Dispatch from Belize... The Grand Slam

I'm headed home after a few wonderful days of fishing at El Pescador in Belize, which included a grand slam—a permit, bonefish, and tarpon in the same day! It was my young guide Alex Gomez's first, which made it that much more special.

Truthfully, the grand slam happens 70 percent as a result of the guide's hard work and ingenuity, 20 percent luck, 5 percent due to a few well-placed casts, and 5 percent having a fishing partner willing to sacrifice some of his or her own casts to let you chase the last fish. So thanks to Alex, and thanks to my good friend Phil Monahan, who heads up Orvis News for being a gracious boat mate.

The quick play-by-play: As we took off from the dock, we told Alex, "We just want to be low-key, and catch a few bonefish. No pressure." So we headed out on the flat, and sure enough saw some cruising bones, made a few casts, and we were both on the board. Took 20 minutes.

Then, we're motoring toward another spot when Alex slows the engine, and says, "Now I KNOW we're really bonefish fishing, but there just happen to be a school of permit cruising down the bank..."

For those, we got out of the boat and waded. And for the longest time, it seemed like the fish were pushing away from us, but they took a turn back, and I fired a cast with a "Squimp" fly. The fly line I was using was the worst fly line (brand new) I have ever fished with in my life, and I swore as I hucked a heavy cast, that I would melt that thing with a blowtorch as soon as I got back to the dock. (It shall remain nameless, but it wasn't an SA, RIO or AirFlo line...) Anyway, one permit did peel off the school, ate the fly, and bada-bing...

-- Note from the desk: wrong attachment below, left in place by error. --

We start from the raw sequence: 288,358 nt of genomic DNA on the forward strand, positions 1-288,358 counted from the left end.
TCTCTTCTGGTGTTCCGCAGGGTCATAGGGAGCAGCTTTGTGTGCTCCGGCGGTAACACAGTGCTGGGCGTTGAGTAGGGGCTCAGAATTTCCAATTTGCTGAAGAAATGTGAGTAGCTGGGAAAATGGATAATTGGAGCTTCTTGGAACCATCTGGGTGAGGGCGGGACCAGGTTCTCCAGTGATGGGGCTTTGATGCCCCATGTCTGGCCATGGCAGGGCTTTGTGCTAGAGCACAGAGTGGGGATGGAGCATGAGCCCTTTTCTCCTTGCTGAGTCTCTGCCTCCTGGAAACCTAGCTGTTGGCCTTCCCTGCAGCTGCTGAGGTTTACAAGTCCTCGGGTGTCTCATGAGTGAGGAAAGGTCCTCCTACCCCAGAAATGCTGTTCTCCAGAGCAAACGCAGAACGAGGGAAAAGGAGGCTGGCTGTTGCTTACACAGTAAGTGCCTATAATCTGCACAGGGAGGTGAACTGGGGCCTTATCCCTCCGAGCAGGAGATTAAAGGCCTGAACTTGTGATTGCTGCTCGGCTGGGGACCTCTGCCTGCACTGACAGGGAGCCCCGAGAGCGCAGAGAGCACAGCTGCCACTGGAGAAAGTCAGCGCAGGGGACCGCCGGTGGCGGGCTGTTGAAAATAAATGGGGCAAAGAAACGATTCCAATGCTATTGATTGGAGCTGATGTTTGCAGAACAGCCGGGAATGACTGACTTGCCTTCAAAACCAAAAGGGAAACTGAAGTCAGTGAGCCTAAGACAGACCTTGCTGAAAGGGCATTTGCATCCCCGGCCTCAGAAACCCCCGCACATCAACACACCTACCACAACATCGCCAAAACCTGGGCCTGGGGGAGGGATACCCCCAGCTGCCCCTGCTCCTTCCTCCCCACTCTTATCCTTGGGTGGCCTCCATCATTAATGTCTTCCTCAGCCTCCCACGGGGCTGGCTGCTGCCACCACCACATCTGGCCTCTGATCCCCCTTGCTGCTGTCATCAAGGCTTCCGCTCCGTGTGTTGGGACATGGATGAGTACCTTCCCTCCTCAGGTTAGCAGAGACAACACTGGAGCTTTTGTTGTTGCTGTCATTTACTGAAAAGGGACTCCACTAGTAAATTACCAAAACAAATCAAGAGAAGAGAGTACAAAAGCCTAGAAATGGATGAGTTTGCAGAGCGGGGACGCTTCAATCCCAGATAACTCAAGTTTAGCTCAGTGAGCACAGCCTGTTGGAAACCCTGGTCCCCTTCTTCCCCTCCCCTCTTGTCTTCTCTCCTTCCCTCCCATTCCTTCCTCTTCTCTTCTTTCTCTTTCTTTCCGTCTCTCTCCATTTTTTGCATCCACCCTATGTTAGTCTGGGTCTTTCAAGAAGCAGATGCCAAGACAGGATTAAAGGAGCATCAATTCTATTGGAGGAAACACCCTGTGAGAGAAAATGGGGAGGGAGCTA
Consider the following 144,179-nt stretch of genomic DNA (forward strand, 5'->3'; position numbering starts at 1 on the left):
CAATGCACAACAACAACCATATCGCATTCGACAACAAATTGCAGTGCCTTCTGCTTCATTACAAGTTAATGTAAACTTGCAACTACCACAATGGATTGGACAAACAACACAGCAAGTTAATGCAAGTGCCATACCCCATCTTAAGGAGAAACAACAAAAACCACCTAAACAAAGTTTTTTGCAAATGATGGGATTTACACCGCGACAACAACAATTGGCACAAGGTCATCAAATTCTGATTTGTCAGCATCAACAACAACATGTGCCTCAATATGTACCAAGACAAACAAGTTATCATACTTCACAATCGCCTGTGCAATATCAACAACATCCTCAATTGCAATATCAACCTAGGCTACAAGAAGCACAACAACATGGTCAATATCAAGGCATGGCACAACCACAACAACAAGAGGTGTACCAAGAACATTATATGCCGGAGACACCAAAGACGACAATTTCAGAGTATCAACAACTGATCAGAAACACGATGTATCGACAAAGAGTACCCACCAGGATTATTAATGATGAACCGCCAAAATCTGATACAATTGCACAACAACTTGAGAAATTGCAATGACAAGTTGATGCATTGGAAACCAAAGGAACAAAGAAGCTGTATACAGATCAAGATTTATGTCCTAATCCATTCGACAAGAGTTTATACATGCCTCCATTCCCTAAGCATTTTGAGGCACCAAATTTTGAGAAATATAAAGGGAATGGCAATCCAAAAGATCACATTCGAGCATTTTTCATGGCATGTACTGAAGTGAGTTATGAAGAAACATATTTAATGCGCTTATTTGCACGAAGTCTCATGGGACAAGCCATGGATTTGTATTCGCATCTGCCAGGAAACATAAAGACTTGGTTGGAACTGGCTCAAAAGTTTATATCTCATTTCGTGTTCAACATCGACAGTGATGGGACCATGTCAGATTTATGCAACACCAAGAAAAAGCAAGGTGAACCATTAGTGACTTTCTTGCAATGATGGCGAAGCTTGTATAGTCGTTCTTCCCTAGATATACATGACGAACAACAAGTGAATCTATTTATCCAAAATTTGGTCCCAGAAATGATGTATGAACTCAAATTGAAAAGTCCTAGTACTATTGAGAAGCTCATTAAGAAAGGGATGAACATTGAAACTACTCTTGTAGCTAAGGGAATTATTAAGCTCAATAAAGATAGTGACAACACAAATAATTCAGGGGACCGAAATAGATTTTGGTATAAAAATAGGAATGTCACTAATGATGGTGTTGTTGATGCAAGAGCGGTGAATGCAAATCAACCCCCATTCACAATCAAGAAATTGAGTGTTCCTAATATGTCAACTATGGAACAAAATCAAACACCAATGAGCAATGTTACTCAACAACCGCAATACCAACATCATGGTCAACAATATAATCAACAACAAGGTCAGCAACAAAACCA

It took me a few minutes to register what had happened, but I eventually turned to Alex and said, "You know what that means?"

And he said, "Don't say anything at all..."

Next thing I know we're motoring into darker, shallow water--tarpon water--looking for a little silver king. Alex knew just the right spot... just the right corner of the right flat. A small tarpon indeed poked his head out of the mangroves just enough to give us a target. We made the cast with a yellow streamer, the fish ate, and jumped... and jumped... and jumped. I'm usually pretty low-key about fish falling off of flies, but this one mattered. When we landed it, we were all pretty pumped.

And that was that.

If you want to try for a grand slam, it's worth visiting El Pescador as this is one of the most diverse and rewarding saltwater fisheries I've ever seen. And El Pescador is the most family-friendly, all-around resort where hard-core anglers and snorkelers, scuba divers and others can enjoy equally. If you're planning a family trip... well, I'll have more on that later.